In case you needed another reason to avoid taking an Autopilot Nap behind the wheel of your new Tesla, here's a big one: If a person steps into the road in front of your, your car won't stop itself from running over said pedestrian like a boulder over Wile E. Coyote. The car knows that person is there, mind you. It's just not going to stop.
That's the takeaway from a recent experiment by a Model S owner who goes by the YouTube handle "KmanAuto." (Kman, presumably, is also the "Assman".) To test out his Tesla's ability to detect any errant humans who charge into his car's path, Kman asked a friend of his to stand in front of the car while running the car through its suite of semi-autonomous driving features.
As the video below shows, things starts out fairly well for the Tesla (and the man it was headed towards). The Summon feature, which enables users to drive the car back and forward at low speeds via remote control, both detected the pedestrian and took appropriate moves to keep from hitting him.
But once Kman switched over to testing out the Tesla's higher-speed self-driving features, things quickly went pear-shaped. Both the traffic-aware cruise control, which only regulates speed, and the more complex Autopilot that controls both velocity and steering failed to automatically brake as the car closed in on Kman's pal.
Now, the Tesla clearly sees the humanoid obstacle in this scenario. The Forward Collision Warning system works like a charm, going full-blown "DANGER WILL ROBINSON" at the sight of a man in the car's path. But much like similar obnoxious systems in many new cars, that system is designed to be a passive system that merely alerts the driver to an incipient impact. Autopilot, on the other hand, is specifically designed to avoid obstacles, as that now-famous video of an Ohio man's Tesla saving him from a merging truck demonstrated so well. Yet only Kman's last-minute manual override seems to keep the car from hitting his pal.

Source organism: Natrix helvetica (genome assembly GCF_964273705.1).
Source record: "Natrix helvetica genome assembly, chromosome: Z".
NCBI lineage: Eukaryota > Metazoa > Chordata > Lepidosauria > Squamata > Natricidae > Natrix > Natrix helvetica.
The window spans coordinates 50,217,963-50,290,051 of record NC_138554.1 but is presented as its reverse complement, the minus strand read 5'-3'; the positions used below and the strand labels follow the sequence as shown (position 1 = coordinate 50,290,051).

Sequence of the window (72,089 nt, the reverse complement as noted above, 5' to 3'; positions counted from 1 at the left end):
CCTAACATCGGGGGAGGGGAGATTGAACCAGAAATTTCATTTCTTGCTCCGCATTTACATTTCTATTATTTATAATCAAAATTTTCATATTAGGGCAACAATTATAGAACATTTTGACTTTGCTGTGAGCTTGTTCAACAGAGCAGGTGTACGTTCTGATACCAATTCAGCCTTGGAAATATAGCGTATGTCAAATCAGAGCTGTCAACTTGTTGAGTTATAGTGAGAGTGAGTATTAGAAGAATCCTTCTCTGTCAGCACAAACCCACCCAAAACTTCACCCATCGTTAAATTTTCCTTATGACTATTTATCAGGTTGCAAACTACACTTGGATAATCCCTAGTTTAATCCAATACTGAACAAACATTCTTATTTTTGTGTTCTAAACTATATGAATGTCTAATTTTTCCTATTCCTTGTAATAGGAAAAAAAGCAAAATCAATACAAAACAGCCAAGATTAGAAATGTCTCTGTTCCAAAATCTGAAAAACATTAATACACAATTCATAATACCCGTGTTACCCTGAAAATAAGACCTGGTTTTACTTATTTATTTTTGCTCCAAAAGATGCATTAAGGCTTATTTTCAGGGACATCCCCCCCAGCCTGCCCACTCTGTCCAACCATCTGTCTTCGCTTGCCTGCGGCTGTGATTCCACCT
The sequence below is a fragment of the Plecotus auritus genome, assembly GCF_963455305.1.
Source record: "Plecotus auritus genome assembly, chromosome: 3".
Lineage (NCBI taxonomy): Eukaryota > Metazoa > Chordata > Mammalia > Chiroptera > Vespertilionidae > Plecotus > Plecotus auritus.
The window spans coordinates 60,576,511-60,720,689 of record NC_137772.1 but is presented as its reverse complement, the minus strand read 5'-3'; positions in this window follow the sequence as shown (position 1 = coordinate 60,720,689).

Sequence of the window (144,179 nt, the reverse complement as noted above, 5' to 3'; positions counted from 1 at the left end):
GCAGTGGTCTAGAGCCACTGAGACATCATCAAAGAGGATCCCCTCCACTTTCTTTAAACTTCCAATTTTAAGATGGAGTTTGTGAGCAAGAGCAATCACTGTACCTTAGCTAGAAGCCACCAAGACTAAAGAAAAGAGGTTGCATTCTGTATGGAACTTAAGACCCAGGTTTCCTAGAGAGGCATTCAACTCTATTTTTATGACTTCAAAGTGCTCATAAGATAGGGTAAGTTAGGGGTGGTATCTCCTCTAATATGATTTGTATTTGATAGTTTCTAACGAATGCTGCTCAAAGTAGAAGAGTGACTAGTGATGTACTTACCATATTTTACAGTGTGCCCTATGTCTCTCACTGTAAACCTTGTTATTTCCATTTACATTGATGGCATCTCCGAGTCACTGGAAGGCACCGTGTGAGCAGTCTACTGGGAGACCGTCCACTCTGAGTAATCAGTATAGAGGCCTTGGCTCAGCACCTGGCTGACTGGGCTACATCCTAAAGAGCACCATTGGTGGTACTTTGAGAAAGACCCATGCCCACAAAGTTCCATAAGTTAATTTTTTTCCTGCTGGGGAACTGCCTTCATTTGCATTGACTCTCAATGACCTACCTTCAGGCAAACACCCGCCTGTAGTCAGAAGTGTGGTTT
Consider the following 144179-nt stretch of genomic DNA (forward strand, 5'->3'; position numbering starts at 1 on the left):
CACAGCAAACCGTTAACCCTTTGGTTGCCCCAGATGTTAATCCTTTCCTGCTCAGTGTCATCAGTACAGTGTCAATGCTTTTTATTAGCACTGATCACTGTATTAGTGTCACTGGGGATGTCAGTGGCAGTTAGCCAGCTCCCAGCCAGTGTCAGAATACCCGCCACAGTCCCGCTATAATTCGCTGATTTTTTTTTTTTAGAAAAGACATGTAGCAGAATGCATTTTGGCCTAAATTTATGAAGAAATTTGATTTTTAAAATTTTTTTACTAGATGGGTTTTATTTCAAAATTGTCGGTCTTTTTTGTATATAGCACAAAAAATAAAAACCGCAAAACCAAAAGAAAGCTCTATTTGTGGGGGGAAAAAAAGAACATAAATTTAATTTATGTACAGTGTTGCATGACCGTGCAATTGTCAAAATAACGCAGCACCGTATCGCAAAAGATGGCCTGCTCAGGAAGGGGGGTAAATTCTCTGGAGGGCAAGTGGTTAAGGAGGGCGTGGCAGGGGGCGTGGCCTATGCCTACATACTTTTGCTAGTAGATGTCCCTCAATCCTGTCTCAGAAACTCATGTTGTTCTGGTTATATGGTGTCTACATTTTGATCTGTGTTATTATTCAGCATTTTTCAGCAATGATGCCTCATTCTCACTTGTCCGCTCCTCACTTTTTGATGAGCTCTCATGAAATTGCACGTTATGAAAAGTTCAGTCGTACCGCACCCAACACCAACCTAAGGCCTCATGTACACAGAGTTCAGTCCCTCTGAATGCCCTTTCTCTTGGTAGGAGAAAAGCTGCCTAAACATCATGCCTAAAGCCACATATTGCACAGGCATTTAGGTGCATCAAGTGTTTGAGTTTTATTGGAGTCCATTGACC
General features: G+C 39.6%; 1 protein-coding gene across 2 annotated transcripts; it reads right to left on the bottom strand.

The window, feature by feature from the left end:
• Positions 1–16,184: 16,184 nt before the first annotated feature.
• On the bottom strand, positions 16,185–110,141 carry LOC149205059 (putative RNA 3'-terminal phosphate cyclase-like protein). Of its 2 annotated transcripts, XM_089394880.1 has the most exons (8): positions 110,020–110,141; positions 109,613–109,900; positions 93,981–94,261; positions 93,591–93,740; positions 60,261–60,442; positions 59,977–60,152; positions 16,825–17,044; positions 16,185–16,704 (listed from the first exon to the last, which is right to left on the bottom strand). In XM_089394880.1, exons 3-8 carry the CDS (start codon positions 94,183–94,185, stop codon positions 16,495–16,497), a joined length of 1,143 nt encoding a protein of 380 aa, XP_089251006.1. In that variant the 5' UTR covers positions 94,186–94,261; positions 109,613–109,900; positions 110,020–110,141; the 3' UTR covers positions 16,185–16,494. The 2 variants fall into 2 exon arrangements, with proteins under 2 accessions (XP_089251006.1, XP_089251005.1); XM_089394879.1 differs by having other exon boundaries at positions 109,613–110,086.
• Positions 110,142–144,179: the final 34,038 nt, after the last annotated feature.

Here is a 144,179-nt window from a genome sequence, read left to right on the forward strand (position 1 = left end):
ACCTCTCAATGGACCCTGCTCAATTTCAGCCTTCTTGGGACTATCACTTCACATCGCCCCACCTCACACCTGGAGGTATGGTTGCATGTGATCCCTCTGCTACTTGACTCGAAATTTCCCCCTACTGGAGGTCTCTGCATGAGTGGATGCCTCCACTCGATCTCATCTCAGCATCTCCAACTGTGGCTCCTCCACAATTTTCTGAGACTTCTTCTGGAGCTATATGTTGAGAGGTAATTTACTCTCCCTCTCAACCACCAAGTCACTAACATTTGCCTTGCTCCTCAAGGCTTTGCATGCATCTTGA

It's possible that Kman simply flinched too early, of course. But given how close he lets the Tesla come to his friend before swerving out of the way, it seems hard to believe the Model S could have consistently avoided hitting a pedestrian under the circumstances, even in a full panic stop.
Update: June 28, 2016: A Tesla spokesperson issued the following statement to The Drive in response to a request for comment:
"Safety is a top priority at Tesla, and anyone attempting to purposefully strike another person or object with their Tesla is misusing the vehicle. It is paramount that our customers exercise safe behavior when using our vehicles, including remaining alert and ready to resume control at all times when using the car’s autonomous features, and braking to avoid a collision."
"Model S and Model X are equipped with Automatic Emergency Braking (AEB), which is designed to engage the brakes at the last possible moment to avoid or mitigate a collision. AEB does not engage when an alternative collision avoidance strategy (e.g., driver steering) remains viable. Instead, when a collision threat is detected, forward collision warning alerts the driver to encourage them to take appropriate evasive action. AEB is a fallback safety feature that operates by design only at high levels of severity and should not be tested with live subjects."